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Christo Vladimirov Javacheff

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Christo Vladimirov Javacheff

Bulgarian/American, b. 1935
Christo Javacheff and his wife and artistic collaborator Jeanne-Claude de Guillebon were both born in 1935, he in Gabrova, Bulgaria, and she in Casablanca, Morocco. Indebted to Vladimir Tatlin's Constructivist edict "real materials in real space," Christo's first artworks, dating from 1958, consist of appropriated everyday objects such as bottles, cans, furniture, and oil drums wrapped in canvas, bundled in twine, and occasionally overlaid with automobile paint. Throughout the 1960s, Christo and Jeanne-Claude outlined proposals for wrapping iconic buildings. They saw their dreams come to fruition in the summer of 1968, when they received permission to carry out three of their undertakings: Wrapped Fountain, Piazza Mercato, Spoleto, Italy, 1968; Wrapped Medieval Tower, Spoleto, Italy, 1968; and Wrapped Kunsthalle, Bern, Switzerland, 1968. The following year, they cloaked both the Museum of Contemporary Art in Chicago and a mile-long section of the Australian coastline at Little Bay, north of Sydney. Covered with vast quantities of light-colored fabric, battened down using elaborate systems of cables, ropes, and knots, these architectural and natural forms were defamiliarized, transformed into ghostly presences that momentarily disrupted their surroundings.

Beginning in 1970, the artists executed numerous other projects, all of which became icons of environmental art: Valley Curtain, Grand Hogback, Rifle, Colorado, 1970–72, a curtain of orange nylon suspended across a valley; Running Fence, Sonoma and Marin Counties, California, 1972–76, more than twenty-four miles of white nylon fabric snaking across the countryside; Surrounded Islands, Biscayne Bay, Greater Miami, Florida, 1980–83, around six and a half million square feet of bright pink fabric floating around eleven islands; The Pont Neuf Wrapped, Paris, 1975–85, honey-hued fabric shrouding the city’s oldest bridge; The Umbrellas, Japan–USA, 1984–91, a scattering of 3,100 blue and yellow umbrellas in the valleys around Ibaraki prefecture, Japan, and Tejon Pass, California; Wrapped Reichstag, Berlin, 1971–95, the celebrated German government building swathed in silver fabric; and The Gates, Central Park, New York City, 1979–2005, more than 7,500 metal frames fitted with saffron fabric panels and arranged along some twenty-three miles of walkway in Central Park. Due to the staggering cost and increasing complexity of these ventures, in terms of technical know-how as well as the administrative and environmental hurdles the artists were obligated to surmount, realization often took years, even decades.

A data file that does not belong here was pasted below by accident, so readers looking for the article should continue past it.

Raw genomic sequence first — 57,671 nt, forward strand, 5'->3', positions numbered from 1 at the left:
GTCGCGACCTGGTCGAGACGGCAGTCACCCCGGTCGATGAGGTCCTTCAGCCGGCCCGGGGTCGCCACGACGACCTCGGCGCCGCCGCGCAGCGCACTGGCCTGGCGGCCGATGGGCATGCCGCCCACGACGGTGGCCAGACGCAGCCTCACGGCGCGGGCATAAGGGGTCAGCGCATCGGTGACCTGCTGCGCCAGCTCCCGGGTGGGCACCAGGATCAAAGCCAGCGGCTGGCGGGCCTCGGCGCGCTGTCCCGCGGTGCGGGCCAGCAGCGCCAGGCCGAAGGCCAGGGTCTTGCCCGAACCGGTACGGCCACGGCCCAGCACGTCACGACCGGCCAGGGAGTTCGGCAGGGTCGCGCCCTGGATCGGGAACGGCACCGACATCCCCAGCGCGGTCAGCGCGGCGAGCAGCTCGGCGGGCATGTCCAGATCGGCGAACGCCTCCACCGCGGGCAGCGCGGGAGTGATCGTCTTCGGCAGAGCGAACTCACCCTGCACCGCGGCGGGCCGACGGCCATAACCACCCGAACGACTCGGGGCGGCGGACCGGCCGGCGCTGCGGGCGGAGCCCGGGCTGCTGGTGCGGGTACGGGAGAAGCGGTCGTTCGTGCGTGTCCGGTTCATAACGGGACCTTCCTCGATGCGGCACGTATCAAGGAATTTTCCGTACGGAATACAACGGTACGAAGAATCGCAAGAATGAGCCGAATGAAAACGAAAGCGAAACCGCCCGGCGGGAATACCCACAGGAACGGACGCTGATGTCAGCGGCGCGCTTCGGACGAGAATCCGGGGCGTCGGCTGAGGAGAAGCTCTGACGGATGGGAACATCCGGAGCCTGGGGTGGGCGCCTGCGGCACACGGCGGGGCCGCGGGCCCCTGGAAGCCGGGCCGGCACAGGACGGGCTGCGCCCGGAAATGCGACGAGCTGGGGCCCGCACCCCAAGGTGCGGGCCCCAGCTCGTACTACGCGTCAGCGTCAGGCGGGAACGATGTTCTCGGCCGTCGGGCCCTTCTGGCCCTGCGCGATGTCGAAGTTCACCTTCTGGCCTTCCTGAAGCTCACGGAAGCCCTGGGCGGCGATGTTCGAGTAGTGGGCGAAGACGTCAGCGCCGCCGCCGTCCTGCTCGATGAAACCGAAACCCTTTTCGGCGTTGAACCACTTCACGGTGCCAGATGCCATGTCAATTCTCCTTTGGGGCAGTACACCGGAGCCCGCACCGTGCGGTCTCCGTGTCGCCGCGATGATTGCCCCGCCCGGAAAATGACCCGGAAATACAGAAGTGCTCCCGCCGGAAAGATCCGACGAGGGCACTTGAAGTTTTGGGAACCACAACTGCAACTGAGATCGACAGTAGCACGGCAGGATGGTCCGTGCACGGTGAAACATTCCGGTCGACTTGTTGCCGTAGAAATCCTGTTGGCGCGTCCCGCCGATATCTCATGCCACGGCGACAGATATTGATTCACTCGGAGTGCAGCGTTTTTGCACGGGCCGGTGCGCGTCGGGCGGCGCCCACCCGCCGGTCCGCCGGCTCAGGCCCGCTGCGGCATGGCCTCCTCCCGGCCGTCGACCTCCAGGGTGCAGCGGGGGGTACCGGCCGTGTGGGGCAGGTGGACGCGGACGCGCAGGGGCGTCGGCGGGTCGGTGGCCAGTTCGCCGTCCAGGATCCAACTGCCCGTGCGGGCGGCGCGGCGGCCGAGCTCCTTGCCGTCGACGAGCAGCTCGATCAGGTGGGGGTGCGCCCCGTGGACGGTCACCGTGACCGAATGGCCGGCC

In his solo work, Christo continues to conceive projects, some existing on paper only, in which found objects—from magazines, newspapers, and street signs, to nude female models, telephones, computers, and automobiles—are wrapped in fabric or plastic and then twined. These assemblages embody many of the themes Christo and Jeanne-Claude explored in their artistic partnership, among them the opposition between the familiar and the uncanny, the veiled and the exposed, the built and the natural environments, utility and futility, permanence and ephemerality.

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